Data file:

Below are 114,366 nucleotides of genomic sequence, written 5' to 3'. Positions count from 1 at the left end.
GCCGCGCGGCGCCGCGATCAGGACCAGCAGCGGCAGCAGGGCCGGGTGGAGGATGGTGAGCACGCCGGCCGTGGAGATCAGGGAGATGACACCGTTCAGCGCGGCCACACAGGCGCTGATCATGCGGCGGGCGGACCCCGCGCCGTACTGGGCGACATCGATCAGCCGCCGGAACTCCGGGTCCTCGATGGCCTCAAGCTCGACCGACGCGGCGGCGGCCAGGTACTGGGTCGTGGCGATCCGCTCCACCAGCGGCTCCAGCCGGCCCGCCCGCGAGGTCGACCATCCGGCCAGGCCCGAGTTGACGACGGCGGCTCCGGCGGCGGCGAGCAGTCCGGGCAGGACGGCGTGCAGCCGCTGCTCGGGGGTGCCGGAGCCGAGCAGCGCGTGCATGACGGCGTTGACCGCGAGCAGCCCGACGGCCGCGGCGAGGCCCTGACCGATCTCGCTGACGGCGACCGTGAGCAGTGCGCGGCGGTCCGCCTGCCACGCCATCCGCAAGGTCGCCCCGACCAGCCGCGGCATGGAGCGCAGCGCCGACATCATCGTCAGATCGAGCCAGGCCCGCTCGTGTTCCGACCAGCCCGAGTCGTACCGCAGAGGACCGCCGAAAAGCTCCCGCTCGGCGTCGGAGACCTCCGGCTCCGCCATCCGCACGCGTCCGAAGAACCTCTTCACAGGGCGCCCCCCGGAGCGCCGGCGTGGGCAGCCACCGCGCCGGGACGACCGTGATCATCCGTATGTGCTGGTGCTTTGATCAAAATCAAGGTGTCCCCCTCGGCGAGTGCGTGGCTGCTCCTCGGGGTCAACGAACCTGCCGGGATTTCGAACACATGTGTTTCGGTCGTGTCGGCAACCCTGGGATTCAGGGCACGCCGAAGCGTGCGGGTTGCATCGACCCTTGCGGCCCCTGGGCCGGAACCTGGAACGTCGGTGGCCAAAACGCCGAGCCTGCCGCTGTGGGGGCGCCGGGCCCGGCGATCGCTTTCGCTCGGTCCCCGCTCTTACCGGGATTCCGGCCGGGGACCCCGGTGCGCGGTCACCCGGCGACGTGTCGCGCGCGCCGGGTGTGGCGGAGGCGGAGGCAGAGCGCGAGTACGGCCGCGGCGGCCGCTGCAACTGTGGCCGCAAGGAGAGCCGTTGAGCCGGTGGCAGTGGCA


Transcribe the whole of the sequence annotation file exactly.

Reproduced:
Below are 114,366 nucleotides of genomic sequence, written 5' to 3'. Positions count from 1 at the left end.
GCCGCGCGGCGCCGCGATCAGGACCAGCAGCGGCAGCAGGGCCGGGTGGAGGATGGTGAGCACGCCGGCCGTGGAGATCAGGGAGATGACACCGTTCAGCGCGGCCACACAGGCGCTGATCATGCGGCGGGCGGACCCCGCGCCGTACTGGGCGACATCGATCAGCCGCCGGAACTCCGGGTCCTCGATGGCCTCAAGCTCGACCGACGCGGCGGCGGCCAGGTACTGGGTCGTGGCGATCCGCTCCACCAGCGGCTCCAGCCGGCCCGCCCGCGAGGTCGACCATCCGGCCAGGCCCGAGTTGACGACGGCGGCTCCGGCGGCGGCGAGCAGTCCGGGCAGGACGGCGTGCAGCCGCTGCTCGGGGGTGCCGGAGCCGAGCAGCGCGTGCATGACGGCGTTGACCGCGAGCAGCCCGACGGCCGCGGCGAGGCCCTGACCGATCTCGCTGACGGCGACCGTGAGCAGTGCGCGGCGGTCCGCCTGCCACGCCATCCGCAAGGTCGCCCCGACCAGCCGCGGCATGGAGCGCAGCGCCGACATCATCGTCAGATCGAGCCAGGCCCGCTCGTGTTCCGACCAGCCCGAGTCGTACCGCAGAGGACCGCCGAAAAGCTCCCGCTCGGCGTCGGAGACCTCCGGCTCCGCCATCCGCACGCGTCCGAAGAACCTCTTCACAGGGCGCCCCCCGGAGCGCCGGCGTGGGCAGCCACCGCGCCGGGACGACCGTGATCATCCGTATGTGCTGGTGCTTTGATCAAAATCAAGGTGTCCCCCTCGGCGAGTGCGTGGCTGCTCCTCGGGGTCAACGAACCTGCCGGGATTTCGAACACATGTGTTTCGGTCGTGTCGGCAACCCTGGGATTCAGGGCACGCCGAAGCGTGCGGGTTGCATCGACCCTTGCGGCCCCTGGGCCGGAACCTGGAACGTCGGTGGCCAAAACGCCGAGCCTGCCGCTGTGGGGGCGCCGGGCCCGGCGATCGCTTTCGCTCGGTCCCCGCTCTTACCGGGATTCCGGCCGGGGACCCCGGTGCGCGGTCACCCGGCGACGTGTCGCGCGCGCCGGGTGTGGCGGAGGCGGAGGCAGAGCGCGAGTACGGCCGCGGCGGCCGCTGCAACTGTGGCCGCAAGGAGAGCCGTTGAGCCGGTGGCAGTGGCA